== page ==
_Coming Into the Country_ by John McPhee. Nearly 30 years young, and its insights to Alaska are still accurate.

  15. Dave on April 22, 2004 at 6:15 pm

    I won’t add to the fine “law books for laypersons” suggestions above. Nate’s suggestions on good introductions to legal theory look especially inviting. For more general reading I’ve had good fortune expanding my range of reading outside history by sifting through the new books shelves at the local libraries I frequent. Finds:

    – Reverence: Renewing a Forgotten Virtue (Oxford Univ. Press, 2001).
    – Madness: A Brief History (Oxford Univ. Press, 2002).
    – Desire of the Everlasting Hills (Anchor, 2001) which I know Julie would find interesting.
    – In Ruins (Pantheon Books, 2001).

    I squeeze a blog or two out of every book I read (why else would a blogger bother with books?) collected in my Books category here:

    http://mormoninquiry.typepad.com/mormon_inquiry/books/index.html

  16. Jim F. on April 22, 2004 at 6:22 pm

    I agree that _Sophie’s World_ is an excellent introduction to philosophy for the non-specialist. I also like Stanley Rosen’s collection of readings in philosophy, _The Philosopher’s Handbook_ and Amelie Oksenberg Rorty’s book, _The Many Faces of Philosophy_. I’m trying to decide which of those to use in my intro class next Fall. Rorty’s book is especially interesting to me because it is a collection of essays on philosophy by philosophers, sort of “What philosophers have said philosophy is.”

    For particular areas in philosophy, I highly recommend Oxford University Press’s series, “A Very Short Introduction to . . . .” Each of those I’ve read is written by a knowledgeable person, written for the non-specialist, interesting, accurate, and a reasonably short read.

  17. Julie in Austin on April 22, 2004 at 7:20 pm

    Steve-

    Ironically, I *have* Coming into Country on my shelf–a gift from my grandfather when he visited Alaska. I haven’t read it yet; I will now.

    Oh, and for those who are wondering what to do with this bounty of titles, might I suggest . . . go to half.com, make a wishlist, and when they get a copy at a price you want, they’ll email you. I can’t support my book addiction at list price; I don’t know what I’d do without half.com. If you want it NOW, you can go to http://www.campusi.com and find the lowest current price on the net.

  18. Frank McIntyre on April 23, 2004 at 12:26 pm

    I trust Ed’s recommendations for economics in general, for those interested in the fascinating world of third world poverty i’d suggest:

    “The Elusive Quest for Growth” by William Easterly

    and the ever populat

    “The Other Path” by Hernando De Soto.

    Neither of these is a general handbook of economic theory, but both have interesting things to say and know what they are talking about. There are an unfortunately large number of books about economics that fulfill neither or only one of those two criteria.

  19. Kristine on April 23, 2004 at 12:43 pm

    Julie, I’m not a real musician, just a serious wannabe. We need Jeremy’s title list of music books–I might start with Aaron Copland’s _What to Listen For in Music_ and _The NPR Guide to Building a Classical Music Collection_ and _NPR Curious Listener’s Guide to Classical Music_.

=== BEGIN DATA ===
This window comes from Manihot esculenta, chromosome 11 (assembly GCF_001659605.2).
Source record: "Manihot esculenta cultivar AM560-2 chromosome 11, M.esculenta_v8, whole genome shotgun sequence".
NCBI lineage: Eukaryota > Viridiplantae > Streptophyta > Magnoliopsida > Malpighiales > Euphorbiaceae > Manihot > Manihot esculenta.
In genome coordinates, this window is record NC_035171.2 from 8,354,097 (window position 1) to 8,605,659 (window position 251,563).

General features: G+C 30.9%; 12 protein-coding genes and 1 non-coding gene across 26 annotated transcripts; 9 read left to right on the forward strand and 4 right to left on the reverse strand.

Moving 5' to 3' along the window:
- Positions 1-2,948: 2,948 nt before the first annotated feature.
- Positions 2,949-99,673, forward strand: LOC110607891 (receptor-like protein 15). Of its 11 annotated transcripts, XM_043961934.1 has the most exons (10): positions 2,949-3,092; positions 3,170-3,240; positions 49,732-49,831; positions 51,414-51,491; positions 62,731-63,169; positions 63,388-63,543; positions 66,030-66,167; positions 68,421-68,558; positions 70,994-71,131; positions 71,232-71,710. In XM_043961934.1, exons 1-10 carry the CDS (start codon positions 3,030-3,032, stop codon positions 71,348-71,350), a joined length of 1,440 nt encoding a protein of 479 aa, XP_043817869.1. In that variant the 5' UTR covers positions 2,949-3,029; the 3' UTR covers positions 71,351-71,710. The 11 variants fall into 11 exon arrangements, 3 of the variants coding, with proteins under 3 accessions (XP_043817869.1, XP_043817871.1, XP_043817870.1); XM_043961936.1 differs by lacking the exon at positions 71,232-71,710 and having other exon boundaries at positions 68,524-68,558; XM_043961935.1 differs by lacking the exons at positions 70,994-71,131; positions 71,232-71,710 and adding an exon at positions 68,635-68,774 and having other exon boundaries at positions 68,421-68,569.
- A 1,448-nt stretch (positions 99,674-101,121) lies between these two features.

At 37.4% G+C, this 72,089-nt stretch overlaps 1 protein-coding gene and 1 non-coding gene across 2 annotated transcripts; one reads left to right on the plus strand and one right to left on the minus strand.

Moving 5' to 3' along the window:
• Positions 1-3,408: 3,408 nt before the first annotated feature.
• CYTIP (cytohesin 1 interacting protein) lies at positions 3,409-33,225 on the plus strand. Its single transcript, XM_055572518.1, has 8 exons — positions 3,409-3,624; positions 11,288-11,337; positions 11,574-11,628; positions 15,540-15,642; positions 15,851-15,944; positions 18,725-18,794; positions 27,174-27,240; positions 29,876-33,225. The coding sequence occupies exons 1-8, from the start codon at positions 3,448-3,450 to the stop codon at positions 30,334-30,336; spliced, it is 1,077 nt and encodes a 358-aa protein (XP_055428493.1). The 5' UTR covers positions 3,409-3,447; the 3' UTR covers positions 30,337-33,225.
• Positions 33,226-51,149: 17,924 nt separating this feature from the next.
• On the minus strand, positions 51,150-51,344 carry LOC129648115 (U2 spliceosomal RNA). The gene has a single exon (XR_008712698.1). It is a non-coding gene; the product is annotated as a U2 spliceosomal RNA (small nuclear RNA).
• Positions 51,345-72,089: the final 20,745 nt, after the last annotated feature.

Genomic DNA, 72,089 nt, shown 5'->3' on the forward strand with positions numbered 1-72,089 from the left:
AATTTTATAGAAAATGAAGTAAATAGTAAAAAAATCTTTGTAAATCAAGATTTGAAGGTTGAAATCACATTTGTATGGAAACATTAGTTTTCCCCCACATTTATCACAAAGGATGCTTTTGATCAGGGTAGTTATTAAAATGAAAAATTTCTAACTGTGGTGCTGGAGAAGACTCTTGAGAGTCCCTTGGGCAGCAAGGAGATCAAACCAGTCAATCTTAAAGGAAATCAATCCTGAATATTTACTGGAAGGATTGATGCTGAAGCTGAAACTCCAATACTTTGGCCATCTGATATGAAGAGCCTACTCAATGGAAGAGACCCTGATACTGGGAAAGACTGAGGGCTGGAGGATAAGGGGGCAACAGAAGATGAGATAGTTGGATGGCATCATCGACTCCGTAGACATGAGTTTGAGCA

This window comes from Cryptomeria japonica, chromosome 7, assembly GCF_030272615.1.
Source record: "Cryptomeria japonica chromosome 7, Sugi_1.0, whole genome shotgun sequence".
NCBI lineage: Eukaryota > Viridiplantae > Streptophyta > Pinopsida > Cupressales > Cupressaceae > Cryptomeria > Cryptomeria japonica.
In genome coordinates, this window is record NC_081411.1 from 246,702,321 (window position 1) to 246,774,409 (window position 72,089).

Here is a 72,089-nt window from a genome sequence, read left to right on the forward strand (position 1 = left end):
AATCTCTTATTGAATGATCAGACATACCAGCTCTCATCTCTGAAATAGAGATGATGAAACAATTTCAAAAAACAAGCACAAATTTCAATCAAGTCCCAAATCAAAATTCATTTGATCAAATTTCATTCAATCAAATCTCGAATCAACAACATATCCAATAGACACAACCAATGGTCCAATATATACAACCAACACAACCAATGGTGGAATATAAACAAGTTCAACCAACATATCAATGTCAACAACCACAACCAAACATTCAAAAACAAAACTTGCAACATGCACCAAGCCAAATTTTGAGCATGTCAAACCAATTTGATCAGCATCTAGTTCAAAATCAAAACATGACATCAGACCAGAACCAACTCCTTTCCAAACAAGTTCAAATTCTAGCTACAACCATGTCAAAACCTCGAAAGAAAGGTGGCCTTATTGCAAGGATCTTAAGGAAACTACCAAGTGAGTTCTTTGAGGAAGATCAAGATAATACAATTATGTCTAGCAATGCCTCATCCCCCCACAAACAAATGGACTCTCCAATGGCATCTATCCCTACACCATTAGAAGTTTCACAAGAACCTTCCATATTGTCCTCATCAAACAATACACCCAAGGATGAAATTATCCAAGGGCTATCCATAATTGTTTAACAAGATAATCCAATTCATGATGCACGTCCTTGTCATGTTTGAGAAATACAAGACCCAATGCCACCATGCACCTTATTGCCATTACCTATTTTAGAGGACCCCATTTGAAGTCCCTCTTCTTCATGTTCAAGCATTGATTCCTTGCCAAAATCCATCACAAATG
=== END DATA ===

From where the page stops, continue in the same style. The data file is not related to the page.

I trust that few people would be interested in my German Lit. for Beginners list, but I’ll recommend a few literary criticism books that I think are worth reading: Wayne Booth’s _An Ethics of Fiction_, Eric Auerbach’s _Mimesis_, and Helen Vendler’s _The Music of What Happens_. If you really want a quick intro. to what those nutcases in the English department are up to, Terry Eagleton’s _Literary Theory: An Introduction_ is a useful and approachable way to get a grip on basic terminology and methods. It is necessarily somewhat shallow, and Eagleton’s Marxist biases are readily apparent, but he has the virtue of being *obviously* opinionated.

  20. Kristine on April 23, 2004 at 12:47 pm

    Oh yeah, for what it’s worth: my dad, a physics professor, sent me Bill Bryson for my birthday–he thinks it’s good, so at least one scientist wouldn’t mock you for liking it, Julie.

  21. clarkgoble on April 23, 2004 at 1:49 pm

    You know, as good as most introductions to philosophy are to the person unfamiliar with it all, I must confess that I personally get a lot more out of guides. The Blackwell Guides are excellent with 5 – 10 paragraph summaries of most positions in a clear and concise formulation. They have them for most areas of philosophy (metaphysics, philosophy of mind, epistemology, aesthetics, etc.)

    For literature I really found the Norton Guide to Literary Criticism excellent. It isn’t summaries, but excerpts of representative texts of all the major figures through history. It’s a tad expensive and *very* big. But its one of those books I keep in the bathroom for purusing while doing other things. (grin)

  22. Nate Oman on April 23, 2004 at 1:58 pm

    I read Terry Eagleton’s _Literary Theory: An Introduction_ in college and remember enjoying it, but I have to confess that I don’t remember much of anything from it. I passed briefly through literary criticism, but it doesn’t seem to have passed through me… ;->